Searching for the Spiritual - UC Berkeley Commencement Speech

Commencement Speech at UC Berkeley (1994)

Searching for the Spiritual

I had the fortunate privilege recently to be able to shoot one of my movies in Thailand. It was called Heaven and Earth, and it's coming out this year. I spent several months over there preparing the movie, and I was struck, as was my crew, by the spirituality of Thailand; by the concept of Buddhism in every walk of life. Of course Thailand has a very corrupt part of society, much like our own land. The politicians for years have been known to be 'on the take'; there's a large amount of deforestation going on; bribes get you everything you need in that society. And the military pretty much dominates it. It's a military-dominated society. When we were there, a military coup d’état occurred and democracy was shuttled to the side. It was an interesting time, because the people are very quiet and, in a sense, very passive by our standards. Until they killed some young people, some protesters, there wasn't the outbreak of sensational newspaper reaction that you get in our country; but something deeper was going on. Thailand, as I said, is a Buddhist society; at 6:00 in the morning everywhere you go you see monks walking on the sides of the roads with their beggar baskets. People give them food. It's very beautiful, the sharing and the trust given the monks.

At one point in my stay there, approximately 100,000 monks got together - in a country that's about as big as Texas - to chant and sing and pray in protest against the military regime.
It was something that was not reported in the newspaper; you didn't hear about it probably because our secular press doesn't pick up on things like that, but it had a tremendous, tremendous impact in that country. It wasn't too much longer after that day when the force of their prayers worked and the military government collapsed. They gave up, and they returned to a form of democratic government. It was a very noble example of bringing change through prayer.

When I got back to America, I was wondering where that element exists in our society. We are a very secular, information and result-oriented society. There's very little faith in the right side of the brain type of thinking, or mysticism, or what we call spirituality. Buddhism in this country is not really understood; it's regarded as sort of quaint, it seems to be an old-fashioned religion. But it isn't, really. It's a very active one and has a place in the modern world.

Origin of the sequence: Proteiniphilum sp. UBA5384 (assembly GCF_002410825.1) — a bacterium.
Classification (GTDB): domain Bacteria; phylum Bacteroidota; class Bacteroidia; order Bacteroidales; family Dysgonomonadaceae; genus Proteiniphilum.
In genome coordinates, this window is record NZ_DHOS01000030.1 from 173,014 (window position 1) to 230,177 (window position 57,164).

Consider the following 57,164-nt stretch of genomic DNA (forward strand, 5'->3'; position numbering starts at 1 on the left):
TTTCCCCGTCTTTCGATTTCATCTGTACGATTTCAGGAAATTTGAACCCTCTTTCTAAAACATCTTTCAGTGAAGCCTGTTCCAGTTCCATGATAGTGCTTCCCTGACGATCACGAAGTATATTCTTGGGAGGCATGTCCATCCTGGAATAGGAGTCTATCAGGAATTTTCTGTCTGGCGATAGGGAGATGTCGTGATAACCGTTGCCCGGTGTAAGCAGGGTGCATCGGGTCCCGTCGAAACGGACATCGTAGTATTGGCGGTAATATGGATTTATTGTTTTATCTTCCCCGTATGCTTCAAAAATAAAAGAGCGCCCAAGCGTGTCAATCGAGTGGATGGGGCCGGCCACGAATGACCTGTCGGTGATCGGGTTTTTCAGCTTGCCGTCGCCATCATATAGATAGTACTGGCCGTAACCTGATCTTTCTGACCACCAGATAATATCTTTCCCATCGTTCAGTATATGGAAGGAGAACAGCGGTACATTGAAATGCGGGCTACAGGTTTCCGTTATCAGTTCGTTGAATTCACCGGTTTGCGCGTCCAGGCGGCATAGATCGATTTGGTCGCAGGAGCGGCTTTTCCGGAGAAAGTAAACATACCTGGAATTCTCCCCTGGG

I couldn't find that kind of spirituality in this country, except, oddly enough, in the American Indian cultures where I've been able to travel with some friends over the last few years. With the Sioux up north in South Dakota, and the Navajo and Hopi tribes down in the Southwest. It's been a very eye-opening experience for me to attend a sun dance, for example. A sun dance, some of you may know, is a coming together of the tribes in a vast gathering in the summertime to pray, to exorcise the demons, to bring the tribe together, to make speeches. Certainly the physical highlight of the event is the piercing of flesh, where the males of the tribe walk around a tree in circles and dance around the tree for days on end. When I was there, there were 300 sun-dancers. There were old people, young people; they beat the drums through the day. There must have been a hundred with pierced flesh on the front, on the breast, and on the back. They were crying as they went through a wall of pain, young boys up to age ll. I saw men lifted into the trees by their chests. Horses were pulling the ropes; they were dragging buffalo skulls in the dust like Christ figures. There was a man walking backward the whole time, for three or four days, until he was totally dizzy, I'm sure. But he was looking for the vision. Visions -- often of ancestors. Without food and water in a hot summer, you start to see a lot of ancestors. And I felt that I was witnessing a combination of fear and an act of faith at the same time, which is rare.